Near Veedersburg in Fountain County, Indiana — The American Midwest (Great Lakes)
Boyhood Home of Daniel W. Voorhees
Erected 1970 by Fountain Central Junior Historical Society. (Marker Number 23.1970.1.)
Marker series. This marker is included in the Indiana State Historical Bureau Markers marker series.
Location. 40° 8.545′ N, 87° 14.58′ W. Marker is near Veedersburg, Indiana, in Fountain County. Marker is at the intersection of U.S. 41 and County Road E 100 N, on the right when traveling north on U.S. 41. Approximately 1.3 miles north of I-74 Interchange and U.S. 41. Touch for map. Marker is in this post office area: Veedersburg IN 47987, United States of America. Touch for directions.
Other nearby markers. At least 8 other markers are within 3 miles of this marker, measured as the crow flies. Birch - Colvert Cemetery (approx. 1.8 miles away); Veedersburg (approx. 2 miles away); Booe - Inlow - d'Arlier Cultural Center (approx. 2.2 miles away); Curfew Bell Nineteenth Century Functional Commercial Building (approx. 2.3 miles away); Veedersburg " Scout Cabin " (approx. 2.3 miles away); Lee and Mike Ramsey (approx. 2.3 miles away); Veedersburg - VanBuren Township War Memorial (approx. 2.3 miles away). Touch for a list and map of all markers in Veedersburg.
Regarding Boyhood Home of Daniel W. Voorhees. Daniel W. Voorhees was born Sept. 26, 1827 in Butler County, Ohio, having Dutch and Irish parents. While an infant the entire family moved to rural Fountain County, Indiana near Veedersburg. As an adult he stood erect at over six (6) feet tall and being from the Wabash River Valley area, he was given the nickname of the “Tall Sycamore of the Wabash.”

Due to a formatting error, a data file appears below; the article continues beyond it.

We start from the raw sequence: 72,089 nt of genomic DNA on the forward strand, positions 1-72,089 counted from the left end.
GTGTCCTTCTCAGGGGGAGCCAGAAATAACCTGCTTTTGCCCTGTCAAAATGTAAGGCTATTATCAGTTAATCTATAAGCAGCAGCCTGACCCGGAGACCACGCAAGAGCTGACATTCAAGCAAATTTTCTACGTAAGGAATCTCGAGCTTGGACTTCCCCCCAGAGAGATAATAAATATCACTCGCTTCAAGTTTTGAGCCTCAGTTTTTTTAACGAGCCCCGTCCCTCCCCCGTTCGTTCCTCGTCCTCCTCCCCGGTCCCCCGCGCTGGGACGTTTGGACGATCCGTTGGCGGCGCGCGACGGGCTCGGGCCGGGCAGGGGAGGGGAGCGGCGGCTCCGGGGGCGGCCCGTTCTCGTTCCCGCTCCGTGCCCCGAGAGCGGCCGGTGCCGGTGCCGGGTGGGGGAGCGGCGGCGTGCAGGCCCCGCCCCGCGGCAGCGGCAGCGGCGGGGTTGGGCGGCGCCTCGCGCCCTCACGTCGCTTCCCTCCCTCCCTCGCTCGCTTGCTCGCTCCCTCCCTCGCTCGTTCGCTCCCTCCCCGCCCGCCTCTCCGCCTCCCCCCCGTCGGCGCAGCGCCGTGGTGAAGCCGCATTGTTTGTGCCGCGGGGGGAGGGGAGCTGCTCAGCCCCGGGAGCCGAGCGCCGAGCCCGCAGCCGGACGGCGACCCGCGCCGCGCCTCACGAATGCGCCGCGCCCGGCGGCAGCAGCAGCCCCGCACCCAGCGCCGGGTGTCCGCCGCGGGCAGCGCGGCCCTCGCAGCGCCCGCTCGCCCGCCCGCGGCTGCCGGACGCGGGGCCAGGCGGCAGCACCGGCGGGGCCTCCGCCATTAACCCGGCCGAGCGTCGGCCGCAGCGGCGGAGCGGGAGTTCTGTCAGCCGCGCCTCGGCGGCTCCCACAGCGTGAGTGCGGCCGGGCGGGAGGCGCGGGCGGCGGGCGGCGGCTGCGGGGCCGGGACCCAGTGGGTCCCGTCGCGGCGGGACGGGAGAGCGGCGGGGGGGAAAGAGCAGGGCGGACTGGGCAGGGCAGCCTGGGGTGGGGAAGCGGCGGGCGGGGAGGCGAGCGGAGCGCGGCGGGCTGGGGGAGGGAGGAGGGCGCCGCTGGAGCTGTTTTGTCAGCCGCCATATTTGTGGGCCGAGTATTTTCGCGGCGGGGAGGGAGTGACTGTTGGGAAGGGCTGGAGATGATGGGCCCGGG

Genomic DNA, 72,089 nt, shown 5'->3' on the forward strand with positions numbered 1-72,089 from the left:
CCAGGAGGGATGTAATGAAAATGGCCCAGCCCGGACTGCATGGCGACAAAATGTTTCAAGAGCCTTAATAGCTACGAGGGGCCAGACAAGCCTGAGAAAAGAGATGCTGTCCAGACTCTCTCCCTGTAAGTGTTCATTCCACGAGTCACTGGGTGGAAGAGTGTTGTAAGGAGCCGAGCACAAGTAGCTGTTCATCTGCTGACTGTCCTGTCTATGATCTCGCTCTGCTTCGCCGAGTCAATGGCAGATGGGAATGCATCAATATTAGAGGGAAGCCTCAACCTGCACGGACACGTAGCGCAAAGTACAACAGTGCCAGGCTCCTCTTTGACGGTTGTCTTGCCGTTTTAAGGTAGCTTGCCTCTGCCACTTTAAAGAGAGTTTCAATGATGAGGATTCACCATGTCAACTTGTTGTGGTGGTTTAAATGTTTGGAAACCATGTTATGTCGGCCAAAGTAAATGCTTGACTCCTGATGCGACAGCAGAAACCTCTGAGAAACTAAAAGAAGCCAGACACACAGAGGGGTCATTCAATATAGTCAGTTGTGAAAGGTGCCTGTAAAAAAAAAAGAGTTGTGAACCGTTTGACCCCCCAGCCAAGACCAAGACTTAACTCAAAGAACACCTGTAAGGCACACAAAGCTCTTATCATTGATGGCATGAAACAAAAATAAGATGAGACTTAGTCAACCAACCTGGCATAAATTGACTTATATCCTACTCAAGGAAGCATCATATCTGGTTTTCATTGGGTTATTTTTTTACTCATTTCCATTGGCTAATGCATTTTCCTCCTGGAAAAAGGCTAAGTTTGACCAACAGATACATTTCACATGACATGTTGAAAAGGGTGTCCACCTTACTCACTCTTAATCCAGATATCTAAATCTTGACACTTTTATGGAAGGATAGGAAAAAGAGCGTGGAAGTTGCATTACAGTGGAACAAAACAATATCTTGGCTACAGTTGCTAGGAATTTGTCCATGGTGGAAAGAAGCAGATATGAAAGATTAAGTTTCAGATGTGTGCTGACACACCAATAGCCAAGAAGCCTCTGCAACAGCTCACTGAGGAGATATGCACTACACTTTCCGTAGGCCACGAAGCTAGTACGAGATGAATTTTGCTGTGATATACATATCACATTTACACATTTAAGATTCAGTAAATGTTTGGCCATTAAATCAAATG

After college he entered the legal profession being admitted to the bar in 1850. His first law office was in the County Seat of Fountain County at Covington, Indiana. As a lawyer he occasionally met Abraham Lincoln. Both practiced law in either Illinois or Indiana.
His career included: U.S. District-Attorney for Indiana, Democratic U. S. Representative, and U. S. Senator. During the Civil War he was an anti-war “Copperhead.”
During his time in the U.S. Senate he was a member of the powerful Finance Committee. Building a separate building to house The Library of Congress was his pet project. A strong supporter of individual rights, he died in Washington, D. C. April 10, 1897.
Additional keywords. Library of Congress U. S. Senator
Categories. • Education • Notable Persons • Patriots & Patriotism • Politics • War, US Civil •
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Credits. This page was last revised on June 16, 2016. This page originally submitted on October 30, 2007, by Al Wolf of Veedersburg, Indiana. This page has been viewed 1,962 times since then and 34 times this year. Photos: 1, 2. submitted on October 30, 2007, by Al Wolf of Veedersburg, Indiana. • J. J. Prats was the editor who published this page.
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